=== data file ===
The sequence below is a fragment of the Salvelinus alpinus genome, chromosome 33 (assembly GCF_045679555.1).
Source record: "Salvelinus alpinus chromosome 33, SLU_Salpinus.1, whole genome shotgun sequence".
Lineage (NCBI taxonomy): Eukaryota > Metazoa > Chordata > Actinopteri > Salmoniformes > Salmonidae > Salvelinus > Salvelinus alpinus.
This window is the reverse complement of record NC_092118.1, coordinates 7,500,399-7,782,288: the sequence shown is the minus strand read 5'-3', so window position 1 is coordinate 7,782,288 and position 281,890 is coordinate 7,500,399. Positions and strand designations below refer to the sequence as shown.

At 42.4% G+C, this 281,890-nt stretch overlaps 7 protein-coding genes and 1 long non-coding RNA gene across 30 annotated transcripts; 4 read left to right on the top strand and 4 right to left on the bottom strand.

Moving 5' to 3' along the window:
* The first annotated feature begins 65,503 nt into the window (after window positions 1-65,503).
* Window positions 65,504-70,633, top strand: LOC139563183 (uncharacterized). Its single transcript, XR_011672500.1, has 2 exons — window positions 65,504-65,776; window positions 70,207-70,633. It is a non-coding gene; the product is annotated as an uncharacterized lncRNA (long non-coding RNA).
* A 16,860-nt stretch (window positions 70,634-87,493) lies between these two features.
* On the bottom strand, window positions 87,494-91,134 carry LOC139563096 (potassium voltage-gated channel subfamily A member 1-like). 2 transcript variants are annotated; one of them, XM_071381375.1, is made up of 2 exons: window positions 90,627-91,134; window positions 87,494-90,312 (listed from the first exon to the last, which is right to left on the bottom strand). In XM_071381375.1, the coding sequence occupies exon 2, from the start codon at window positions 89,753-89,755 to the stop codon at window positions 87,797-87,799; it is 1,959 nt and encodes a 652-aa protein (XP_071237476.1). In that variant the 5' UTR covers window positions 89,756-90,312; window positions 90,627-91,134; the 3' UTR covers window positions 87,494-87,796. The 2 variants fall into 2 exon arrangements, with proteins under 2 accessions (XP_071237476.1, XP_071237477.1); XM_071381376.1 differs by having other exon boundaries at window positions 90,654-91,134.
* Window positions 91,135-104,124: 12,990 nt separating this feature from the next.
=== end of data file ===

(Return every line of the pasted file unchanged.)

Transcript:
The sequence below is a fragment of the Salvelinus alpinus genome, chromosome 33 (assembly GCF_045679555.1).
Source record: "Salvelinus alpinus chromosome 33, SLU_Salpinus.1, whole genome shotgun sequence".
Lineage (NCBI taxonomy): Eukaryota > Metazoa > Chordata > Actinopteri > Salmoniformes > Salmonidae > Salvelinus > Salvelinus alpinus.
This window is the reverse complement of record NC_092118.1, coordinates 7,500,399-7,782,288: the sequence shown is the minus strand read 5'-3', so window position 1 is coordinate 7,782,288 and position 281,890 is coordinate 7,500,399. Positions and strand designations below refer to the sequence as shown.

At 42.4% G+C, this 281,890-nt stretch overlaps 7 protein-coding genes and 1 long non-coding RNA gene across 30 annotated transcripts; 4 read left to right on the top strand and 4 right to left on the bottom strand.

Moving 5' to 3' along the window:
* The first annotated feature begins 65,503 nt into the window (after window positions 1-65,503).
* Window positions 65,504-70,633, top strand: LOC139563183 (uncharacterized). Its single transcript, XR_011672500.1, has 2 exons — window positions 65,504-65,776; window positions 70,207-70,633. It is a non-coding gene; the product is annotated as an uncharacterized lncRNA (long non-coding RNA).
* A 16,860-nt stretch (window positions 70,634-87,493) lies between these two features.
* On the bottom strand, window positions 87,494-91,134 carry LOC139563096 (potassium voltage-gated channel subfamily A member 1-like). 2 transcript variants are annotated; one of them, XM_071381375.1, is made up of 2 exons: window positions 90,627-91,134; window positions 87,494-90,312 (listed from the first exon to the last, which is right to left on the bottom strand). In XM_071381375.1, the coding sequence occupies exon 2, from the start codon at window positions 89,753-89,755 to the stop codon at window positions 87,797-87,799; it is 1,959 nt and encodes a 652-aa protein (XP_071237476.1). In that variant the 5' UTR covers window positions 89,756-90,312; window positions 90,627-91,134; the 3' UTR covers window positions 87,494-87,796. The 2 variants fall into 2 exon arrangements, with proteins under 2 accessions (XP_071237476.1, XP_071237477.1); XM_071381376.1 differs by having other exon boundaries at window positions 90,654-91,134.
* Window positions 91,135-104,124: 12,990 nt separating this feature from the next.